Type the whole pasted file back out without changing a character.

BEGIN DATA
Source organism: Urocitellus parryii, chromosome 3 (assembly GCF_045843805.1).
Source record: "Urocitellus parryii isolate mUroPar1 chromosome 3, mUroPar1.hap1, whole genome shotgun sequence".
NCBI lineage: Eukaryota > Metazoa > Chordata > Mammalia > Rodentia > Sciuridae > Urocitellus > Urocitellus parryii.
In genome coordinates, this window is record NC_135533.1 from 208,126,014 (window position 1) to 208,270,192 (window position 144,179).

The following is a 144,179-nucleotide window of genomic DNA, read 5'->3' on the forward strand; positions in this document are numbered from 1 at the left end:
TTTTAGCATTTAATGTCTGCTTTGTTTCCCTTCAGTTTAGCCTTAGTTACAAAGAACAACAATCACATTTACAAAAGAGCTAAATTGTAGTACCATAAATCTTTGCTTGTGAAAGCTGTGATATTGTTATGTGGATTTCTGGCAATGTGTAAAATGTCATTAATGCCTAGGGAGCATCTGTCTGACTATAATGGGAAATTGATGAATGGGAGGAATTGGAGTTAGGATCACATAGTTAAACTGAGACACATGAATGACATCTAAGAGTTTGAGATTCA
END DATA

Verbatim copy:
Source organism: Urocitellus parryii, chromosome 3 (assembly GCF_045843805.1).
Source record: "Urocitellus parryii isolate mUroPar1 chromosome 3, mUroPar1.hap1, whole genome shotgun sequence".
NCBI lineage: Eukaryota > Metazoa > Chordata > Mammalia > Rodentia > Sciuridae > Urocitellus > Urocitellus parryii.
In genome coordinates, this window is record NC_135533.1 from 208,126,014 (window position 1) to 208,270,192 (window position 144,179).

The following is a 144,179-nucleotide window of genomic DNA, read 5'->3' on the forward strand; positions in this document are numbered from 1 at the left end:
TTTTAGCATTTAATGTCTGCTTTGTTTCCCTTCAGTTTAGCCTTAGTTACAAAGAACAACAATCACATTTACAAAAGAGCTAAATTGTAGTACCATAAATCTTTGCTTGTGAAAGCTGTGATATTGTTATGTGGATTTCTGGCAATGTGTAAAATGTCATTAATGCCTAGGGAGCATCTGTCTGACTATAATGGGAAATTGATGAATGGGAGGAATTGGAGTTAGGATCACATAGTTAAACTGAGACACATGAATGACATCTAAGAGTTTGAGATTCA